Decorate a Wire Pumpkin Using a Simple Macrame Knot

5 Materials
2 Hours

Create a beautifully designed wire pumpkin from the dollar store using a simple macrame spiral knot. It's one of the prettiest knots and oh so simple to make! The knot is repeatedly tied around the wire pumpkin to create an amazing look for the Fall season.

But before we get started with actually tying the spiral knots, you need to figure how much cording you will need for each inside curved wire. 

You don't want to run out of cord before you finish. Unfortunately, deciding how much you need is not an exact science. Lots of variables are involved. Like the size and thickness of the cord and what you want to make. 

There are many videos on how to determine how much you will need. Some involving math and estimations. I will go with what I call guesstimating. Ha! I liked one  tutorial that said to use 4-6 times the length of the project, or area in my case, and then double that amount. Whew! I think this was the worst part. So I measured the length of one of the inside curved wires and got a little over 14" so I rounded it off to 15 inches. Then multiplied that by 5 (between 4-6 right!) and got 75". I doubled that (75) to 150 inches for what I needed. So I got out my yard stick (36" long) and measured the cord for each wire curve 4 times (36"x4=144") - the length of the yard stick four times plus 6 inches to equal 150 inches. 

Thankfully, I am using a roll of natural cord I got from Hobby Lobby. It had 135 feet of cord. There was more than enough to cover the entire wire pumpkin with spiral knots, including wrapping the stem with a back and forth design.

How to Make the Spiral Knot

The inside curved wires will be covered first and then the outside wire frame will be tied last with what's left. Normally, three cords are used, but in this case, the wire is used as the center cord with a left side cord and a right side cord. And the knot is always tied in the same direction creating the spiral look. 


Let's start by attaching the cord (150") to the pumpkin wire by folding it in half and placing the middle of the folded cord at the back of the first inside curved wire. Then tie the cord in a simple knot around the wire and push it all the way up to the top.

Next, pick up the left cord and make an "L" shape across the wire and under the right cord.

Then take the right cord under the wire and over the left cord (L shape) and out.

Pull the right and left cords with the wire in the center to complete the first half knot.

Repeat tying this knot over and over making sure you are always tying the half knot in the same direction to create the spiral design. 

Relax and binge-watch a movie while tying the spiral knots like I did.

I discovered that if you twist the spiral knots, a somewhat new look will emerge with the spirals closer together for a chunky design. And I like that look for the pumpkin!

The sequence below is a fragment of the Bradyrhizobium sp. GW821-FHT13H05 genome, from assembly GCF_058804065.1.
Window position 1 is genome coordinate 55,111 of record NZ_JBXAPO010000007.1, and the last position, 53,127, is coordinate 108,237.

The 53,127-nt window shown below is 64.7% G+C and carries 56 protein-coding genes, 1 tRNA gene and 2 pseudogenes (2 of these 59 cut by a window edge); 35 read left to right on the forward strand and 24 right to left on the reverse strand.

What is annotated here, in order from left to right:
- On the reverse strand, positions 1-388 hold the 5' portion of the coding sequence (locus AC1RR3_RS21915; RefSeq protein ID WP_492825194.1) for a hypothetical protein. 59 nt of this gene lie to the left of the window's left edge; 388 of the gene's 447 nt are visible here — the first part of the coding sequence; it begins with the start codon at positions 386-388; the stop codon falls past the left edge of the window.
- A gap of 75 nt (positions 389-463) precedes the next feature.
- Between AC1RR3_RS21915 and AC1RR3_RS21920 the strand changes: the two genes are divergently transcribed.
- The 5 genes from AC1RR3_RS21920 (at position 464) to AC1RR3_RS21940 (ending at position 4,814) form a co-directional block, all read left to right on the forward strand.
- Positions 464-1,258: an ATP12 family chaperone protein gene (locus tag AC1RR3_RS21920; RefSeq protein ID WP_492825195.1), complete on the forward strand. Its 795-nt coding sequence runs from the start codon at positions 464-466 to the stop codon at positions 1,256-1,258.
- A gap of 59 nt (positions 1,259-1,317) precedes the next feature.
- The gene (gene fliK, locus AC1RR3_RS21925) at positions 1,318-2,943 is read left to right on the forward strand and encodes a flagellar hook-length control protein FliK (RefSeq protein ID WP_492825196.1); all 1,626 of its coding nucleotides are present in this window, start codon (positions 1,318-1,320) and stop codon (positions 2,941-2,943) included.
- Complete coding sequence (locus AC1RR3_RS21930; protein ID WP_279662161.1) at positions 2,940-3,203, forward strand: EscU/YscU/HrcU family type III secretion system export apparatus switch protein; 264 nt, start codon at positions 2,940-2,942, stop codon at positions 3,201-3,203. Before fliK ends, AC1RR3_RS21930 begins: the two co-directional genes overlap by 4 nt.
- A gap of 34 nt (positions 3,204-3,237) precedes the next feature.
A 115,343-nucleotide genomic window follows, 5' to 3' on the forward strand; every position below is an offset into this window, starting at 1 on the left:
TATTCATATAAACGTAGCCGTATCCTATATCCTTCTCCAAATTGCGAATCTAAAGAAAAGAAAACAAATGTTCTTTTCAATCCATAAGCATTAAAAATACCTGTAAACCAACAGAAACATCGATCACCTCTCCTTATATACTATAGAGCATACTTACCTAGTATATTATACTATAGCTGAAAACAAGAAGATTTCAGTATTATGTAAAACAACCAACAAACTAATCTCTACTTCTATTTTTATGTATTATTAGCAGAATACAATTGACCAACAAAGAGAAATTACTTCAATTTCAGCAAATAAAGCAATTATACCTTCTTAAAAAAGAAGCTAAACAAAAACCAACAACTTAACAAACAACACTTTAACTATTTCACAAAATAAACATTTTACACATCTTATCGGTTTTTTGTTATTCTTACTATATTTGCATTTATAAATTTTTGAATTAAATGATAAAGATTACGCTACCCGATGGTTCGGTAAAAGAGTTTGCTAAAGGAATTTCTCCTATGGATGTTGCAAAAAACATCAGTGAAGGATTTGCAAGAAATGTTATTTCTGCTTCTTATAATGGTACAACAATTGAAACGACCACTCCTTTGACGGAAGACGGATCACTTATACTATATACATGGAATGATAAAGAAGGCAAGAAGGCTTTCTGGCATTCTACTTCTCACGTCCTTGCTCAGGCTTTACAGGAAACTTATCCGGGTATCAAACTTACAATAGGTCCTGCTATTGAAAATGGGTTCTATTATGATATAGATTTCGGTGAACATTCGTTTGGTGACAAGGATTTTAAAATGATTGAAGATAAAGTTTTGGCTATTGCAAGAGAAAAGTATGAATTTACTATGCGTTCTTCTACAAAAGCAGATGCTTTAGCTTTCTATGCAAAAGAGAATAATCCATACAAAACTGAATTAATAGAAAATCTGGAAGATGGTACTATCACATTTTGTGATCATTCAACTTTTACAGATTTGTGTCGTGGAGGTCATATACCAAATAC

Continue tying the spiral knots along each curved wire . . .

until all the curved wires are covered. Tie the ends of the cord for each wire into a final single knot at the back, sealing with fabric glue and let dry. Cut off excess cord.

Then start tying the outer frame just below the stem where it dips, the same as before with a folded cord . . .moving around towards the left, then down and around . . .

and up and over. When reaching the stem, wrap the stem tip vertically and then the sides horizontally, tying in a single knot in back. Add glue to the knot to seal - let dry and cut off excess cord . . .

for a cool decorative look!

Don't you just love how this look! Either plain or with embellishments!

Resources for this project:

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Gail@Purple Hues and Me
Want more details about this and other DIY projects? Check out my blog post!

Frequently asked questions

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  1 question
  • Vicki Hopkins Adkins Vicki Hopkins Adkins on Oct 03, 2021

    What size macrame cord did you use? I have some 4 mm cord, but it may be too small for this project. This is one of the prettiest pumpkins I have ever seen. Great job!


Join the conversation

4 of 41 comments
  • Tammie Ann Jarrett Tammie Ann Jarrett on Sep 22, 2021

    Pretty Sue

  • Barbara Barbara on Sep 22, 2021

    For all you 1970’s macrame artists, this knot is actually known as a half knot. If you have never had the occasion to macrame before be careful how you determine the length of cord you will need for each rib on the pumpkin. These directions are highly confusing. You may want to search for clearer directions on how to determine the length you will need. Even after figuring your measurements, I would complete one rib before cutting all of the lengths in case you miscalculated. Good luck!

    • Elaine Elaine on Oct 05, 2021

      I disagree! The directions were very clear with how she determined the length of cord needed. I made an adorable pumpkin in orange cord following the directions and didn't have any problems not having enough.